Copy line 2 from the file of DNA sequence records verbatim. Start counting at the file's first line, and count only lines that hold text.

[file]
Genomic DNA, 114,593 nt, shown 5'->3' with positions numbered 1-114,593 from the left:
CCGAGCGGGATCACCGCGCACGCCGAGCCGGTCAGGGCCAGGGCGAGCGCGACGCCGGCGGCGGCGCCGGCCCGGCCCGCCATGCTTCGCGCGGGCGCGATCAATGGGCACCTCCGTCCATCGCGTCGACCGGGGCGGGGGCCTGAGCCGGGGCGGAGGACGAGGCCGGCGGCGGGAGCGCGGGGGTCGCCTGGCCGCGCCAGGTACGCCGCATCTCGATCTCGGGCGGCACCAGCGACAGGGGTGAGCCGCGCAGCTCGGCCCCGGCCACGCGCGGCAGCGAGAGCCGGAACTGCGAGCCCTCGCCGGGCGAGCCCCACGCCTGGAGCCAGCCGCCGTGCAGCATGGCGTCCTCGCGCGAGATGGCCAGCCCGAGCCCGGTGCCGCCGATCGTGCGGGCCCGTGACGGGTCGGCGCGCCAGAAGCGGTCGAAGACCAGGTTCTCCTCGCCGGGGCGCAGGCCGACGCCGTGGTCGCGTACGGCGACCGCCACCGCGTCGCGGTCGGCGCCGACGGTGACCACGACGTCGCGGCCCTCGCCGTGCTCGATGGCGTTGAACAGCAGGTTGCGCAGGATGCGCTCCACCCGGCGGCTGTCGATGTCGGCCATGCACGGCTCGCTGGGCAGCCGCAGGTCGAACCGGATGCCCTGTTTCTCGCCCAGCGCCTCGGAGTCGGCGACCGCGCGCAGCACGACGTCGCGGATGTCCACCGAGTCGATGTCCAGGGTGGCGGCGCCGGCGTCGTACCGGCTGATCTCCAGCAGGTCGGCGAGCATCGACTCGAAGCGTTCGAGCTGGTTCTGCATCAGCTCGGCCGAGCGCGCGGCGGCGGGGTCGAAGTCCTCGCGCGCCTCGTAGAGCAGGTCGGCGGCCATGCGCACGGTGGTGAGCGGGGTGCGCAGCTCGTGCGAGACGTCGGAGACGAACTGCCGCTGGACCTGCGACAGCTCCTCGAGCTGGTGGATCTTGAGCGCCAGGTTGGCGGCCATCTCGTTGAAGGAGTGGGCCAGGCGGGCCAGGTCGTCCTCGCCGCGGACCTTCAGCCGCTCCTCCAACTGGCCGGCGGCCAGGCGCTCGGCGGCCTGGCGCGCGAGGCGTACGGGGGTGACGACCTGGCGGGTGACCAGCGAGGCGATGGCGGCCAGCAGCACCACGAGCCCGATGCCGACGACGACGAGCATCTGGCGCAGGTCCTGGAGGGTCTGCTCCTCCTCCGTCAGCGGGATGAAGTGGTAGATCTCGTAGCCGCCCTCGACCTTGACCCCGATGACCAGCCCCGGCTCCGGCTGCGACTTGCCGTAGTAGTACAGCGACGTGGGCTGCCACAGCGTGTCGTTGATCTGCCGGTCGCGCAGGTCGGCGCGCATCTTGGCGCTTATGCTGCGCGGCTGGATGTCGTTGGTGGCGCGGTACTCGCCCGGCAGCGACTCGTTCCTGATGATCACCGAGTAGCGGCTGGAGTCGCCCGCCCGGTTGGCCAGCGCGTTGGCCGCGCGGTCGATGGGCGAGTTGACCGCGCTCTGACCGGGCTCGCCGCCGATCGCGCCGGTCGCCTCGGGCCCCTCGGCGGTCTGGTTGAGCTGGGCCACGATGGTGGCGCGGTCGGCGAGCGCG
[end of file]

CCGAGCGGGATCACCGCGCACGCCGAGCCGGTCAGGGCCAGGGCGAGCGCGACGCCGGCGGCGGCGCCGGCCCGGCCCGCCATGCTTCGCGCGGGCGCGATCAATGGGCACCTCCGTCCATCGCGTCGACCGGGGCGGGGGCCTGAGCCGGGGCGGAGGACGAGGCCGGCGGCGGGAGCGCGGGGGTCGCCTGGCCGCGCCAGGTACGCCGCATCTCGATCTCGGGCGGCACCAGCGACAGGGGTGAGCCGCGCAGCTCGGCCCCGGCCACGCGCGGCAGCGAGAGCCGGAACTGCGAGCCCTCGCCGGGCGAGCCCCACGCCTGGAGCCAGCCGCCGTGCAGCATGGCGTCCTCGCGCGAGATGGCCAGCCCGAGCCCGGTGCCGCCGATCGTGCGGGCCCGTGACGGGTCGGCGCGCCAGAAGCGGTCGAAGACCAGGTTCTCCTCGCCGGGGCGCAGGCCGACGCCGTGGTCGCGTACGGCGACCGCCACCGCGTCGCGGTCGGCGCCGACGGTGACCACGACGTCGCGGCCCTCGCCGTGCTCGATGGCGTTGAACAGCAGGTTGCGCAGGATGCGCTCCACCCGGCGGCTGTCGATGTCGGCCATGCACGGCTCGCTGGGCAGCCGCAGGTCGAACCGGATGCCCTGTTTCTCGCCCAGCGCCTCGGAGTCGGCGACCGCGCGCAGCACGACGTCGCGGATGTCCACCGAGTCGATGTCCAGGGTGGCGGCGCCGGCGTCGTACCGGCTGATCTCCAGCAGGTCGGCGAGCATCGACTCGAAGCGTTCGAGCTGGTTCTGCATCAGCTCGGCCGAGCGCGCGGCGGCGGGGTCGAAGTCCTCGCGCGCCTCGTAGAGCAGGTCGGCGGCCATGCGCACGGTGGTGAGCGGGGTGCGCAGCTCGTGCGAGACGTCGGAGACGAACTGCCGCTGGACCTGCGACAGCTCCTCGAGCTGGTGGATCTTGAGCGCCAGGTTGGCGGCCATCTCGTTGAAGGAGTGGGCCAGGCGGGCCAGGTCGTCCTCGCCGCGGACCTTCAGCCGCTCCTCCAACTGGCCGGCGGCCAGGCGCTCGGCGGCCTGGCGCGCGAGGCGTACGGGGGTGACGACCTGGCGGGTGACCAGCGAGGCGATGGCGGCCAGCAGCACCACGAGCCCGATGCCGACGACGACGAGCATCTGGCGCAGGTCCTGGAGGGTCTGCTCCTCCTCCGTCAGCGGGATGAAGTGGTAGATCTCGTAGCCGCCCTCGACCTTGACCCCGATGACCAGCCCCGGCTCCGGCTGCGACTTGCCGTAGTAGTACAGCGACGTGGGCTGCCACAGCGTGTCGTTGATCTGCCGGTCGCGCAGGTCGGCGCGCATCTTGGCGCTTATGCTGCGCGGCTGGATGTCGTTGGTGGCGCGGTACTCGCCCGGCAGCGACTCGTTCCTGATGATCACCGAGTAGCGGCTGGAGTCGCCCGCCCGGTTGGCCAGCGCGTTGGCCGCGCGGTCGATGGGCGAGTTGACCGCGCTCTGACCGGGCTCGCCGCCGATCGCGCCGGTCGCCTCGGGCCCCTCGGCGGTCTGGTTGAGCTGGGCCACGATGGTGGCGCGGTCGGCGAGCGCG